Short-term Obamanomics vs Long-term Romneynomics
posted at 12:14 pm on July 7, 2012 by Karl
This is largely how Juicebox mafia capo Ezra Klein sees the difference between the presumptive nominees’ economic plans:
In his news conference, Romney emphasized four ideas in his plan: expanding domestic energy production, working out trade agreements with Latin America, cracking down on China and cutting the corporate tax rate. These are all reasonable ideas. But working out trade agreements takes a long time. Getting the Keystone oil pipeline up and running takes a long time. Rewriting and implementing a new corporate tax code takes a long time. Changing China’s policies takes a long time. It’s difficult to see how any of these ideas creates a substantial number of jobs quickly.
Obama also tends to emphasize four parts of his plan: increasing infrastructure investment, hiring more state and local workers, doubling the size of the payroll tax cut and adding a new set of tax cuts for small businesses and companies that hire new employees. Two of those policies imply directly hiring hundreds of thousands of workers. The other two move money into the economy immediately. It’s easier to see how these policies lead to more jobs and demand in the short term.
Klein generally argues for Obama’s approach on the grounds that: (1) Obama’s plan is specific, while Romney’s has not; and (2) Obama’s plans would boost job creation now, while Romney’s would not. You will be as shocked a Capt. Renault to discover Klein is not entirely correct about either point.
Klein is correct that Obama has proposed some $450 billion in tax hikes on the productive sectors of the economy. However, as Klein should know, those are recommendations to the so-called “super-committee,” because Obama really does not care whether they happen. Moreover, self-professed policy wonk Klein must know that Obama’s overall plans are not “paid for” even in the medium term.
As for Romney, I have freely acknowledged that Romney’s lengthy economic plan is more a plan to have a plan than a plan. However, Klein is aware of said plan. Moreover, Klein has written that Romney’s plan is similar to those of Rep. Paul Ryan, whose detailed budget has been passed twice by the House GOP. Presumably, a federal budget is more than sufficiently detailed for the average swing voter; it is certainly sufficiently detailed for Team Obama to have attacked Romney over it, a practice almost certain to escalate as November draws closer.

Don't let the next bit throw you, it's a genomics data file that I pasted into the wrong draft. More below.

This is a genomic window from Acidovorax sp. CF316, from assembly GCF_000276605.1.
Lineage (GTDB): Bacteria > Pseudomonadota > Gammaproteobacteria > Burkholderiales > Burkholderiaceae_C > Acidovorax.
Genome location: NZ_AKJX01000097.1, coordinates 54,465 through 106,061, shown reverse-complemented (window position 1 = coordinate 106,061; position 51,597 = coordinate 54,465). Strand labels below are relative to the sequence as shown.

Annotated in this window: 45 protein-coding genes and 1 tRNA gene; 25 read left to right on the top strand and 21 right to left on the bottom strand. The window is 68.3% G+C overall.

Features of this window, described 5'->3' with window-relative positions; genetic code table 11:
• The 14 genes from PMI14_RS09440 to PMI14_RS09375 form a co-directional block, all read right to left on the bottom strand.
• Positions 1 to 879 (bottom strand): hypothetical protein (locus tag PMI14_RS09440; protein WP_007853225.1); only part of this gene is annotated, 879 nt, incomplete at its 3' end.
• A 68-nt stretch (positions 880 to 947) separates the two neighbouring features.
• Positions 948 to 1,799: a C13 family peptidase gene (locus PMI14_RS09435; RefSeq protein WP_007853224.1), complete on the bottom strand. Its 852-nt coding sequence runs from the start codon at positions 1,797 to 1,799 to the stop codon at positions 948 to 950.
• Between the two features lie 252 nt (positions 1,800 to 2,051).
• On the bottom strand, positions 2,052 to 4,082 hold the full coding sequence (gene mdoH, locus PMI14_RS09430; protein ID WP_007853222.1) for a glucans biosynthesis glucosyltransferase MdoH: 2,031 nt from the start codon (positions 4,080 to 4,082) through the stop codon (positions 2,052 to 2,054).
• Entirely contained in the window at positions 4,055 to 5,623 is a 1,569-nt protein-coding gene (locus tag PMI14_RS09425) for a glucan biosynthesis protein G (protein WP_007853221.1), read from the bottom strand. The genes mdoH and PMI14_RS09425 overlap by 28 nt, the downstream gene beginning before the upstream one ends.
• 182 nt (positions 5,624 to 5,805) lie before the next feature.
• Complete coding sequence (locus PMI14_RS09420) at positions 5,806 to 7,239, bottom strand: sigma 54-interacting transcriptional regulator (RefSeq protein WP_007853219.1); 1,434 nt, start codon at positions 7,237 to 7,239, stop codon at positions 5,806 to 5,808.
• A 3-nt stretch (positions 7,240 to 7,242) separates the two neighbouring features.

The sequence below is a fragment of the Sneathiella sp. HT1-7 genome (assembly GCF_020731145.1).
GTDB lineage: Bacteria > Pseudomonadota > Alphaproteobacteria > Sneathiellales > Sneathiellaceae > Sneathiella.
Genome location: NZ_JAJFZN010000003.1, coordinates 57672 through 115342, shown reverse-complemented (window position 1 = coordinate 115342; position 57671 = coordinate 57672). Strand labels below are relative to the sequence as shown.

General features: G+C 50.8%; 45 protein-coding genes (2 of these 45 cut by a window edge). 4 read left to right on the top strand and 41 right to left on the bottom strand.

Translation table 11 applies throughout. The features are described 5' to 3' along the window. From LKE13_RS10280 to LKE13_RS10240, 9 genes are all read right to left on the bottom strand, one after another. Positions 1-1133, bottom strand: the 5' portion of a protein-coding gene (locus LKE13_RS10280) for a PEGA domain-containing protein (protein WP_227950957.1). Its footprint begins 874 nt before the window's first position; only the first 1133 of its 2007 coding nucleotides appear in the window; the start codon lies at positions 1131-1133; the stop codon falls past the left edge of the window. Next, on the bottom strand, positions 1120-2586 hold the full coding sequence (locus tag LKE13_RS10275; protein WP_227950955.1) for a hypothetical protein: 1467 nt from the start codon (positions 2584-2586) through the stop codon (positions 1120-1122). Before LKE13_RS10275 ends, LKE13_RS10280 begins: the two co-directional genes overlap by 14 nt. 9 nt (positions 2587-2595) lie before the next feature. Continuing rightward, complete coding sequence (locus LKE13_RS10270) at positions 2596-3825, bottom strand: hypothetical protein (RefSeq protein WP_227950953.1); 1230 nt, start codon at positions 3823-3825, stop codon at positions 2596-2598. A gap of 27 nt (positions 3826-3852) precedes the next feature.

Klein’s second defense is more puzzling. Team Obama is still flogging a “vision for an economy built to last, one that creates the jobs of the future and makes things that the rest of the world buys.” This seems at odds with Klein’s cheerleading for short-term thinking. Then again, Obama’s own proposals seem at odds with Obama’s stated vision, so I do not blame Klein on this point.
Moreover, it is difficult to see how increasing infrastructure investment even creates jobs now. After all, Obama and the Democrat Congress 2009 tried it in 2009. Mind you, at the time, Ace (a blogger who affectionately refers to his readership as “morons”) had figured out that there’s no such thing as “shovel-ready” infrastructure projects. Although Obama would later joke about this, it appears that he and Klein have again drunk deep of the Keynesian Kool-Aid. Economists (for whatever their projections are worth in the era of “unedxpectedly”) do not project all that many jobs being created for that $450 billion price tag, which may explain Senate Democrats’ lack of enthusiasm for Obama’s plan. If you want to argue that Obama’s plan would create jobs now, you might want to be able to show his own party is interested in passing it. It appears that even high-ranking elected Democrats have tired of Obama’s myopic vision for the American economy, even if pundits like Klein have not.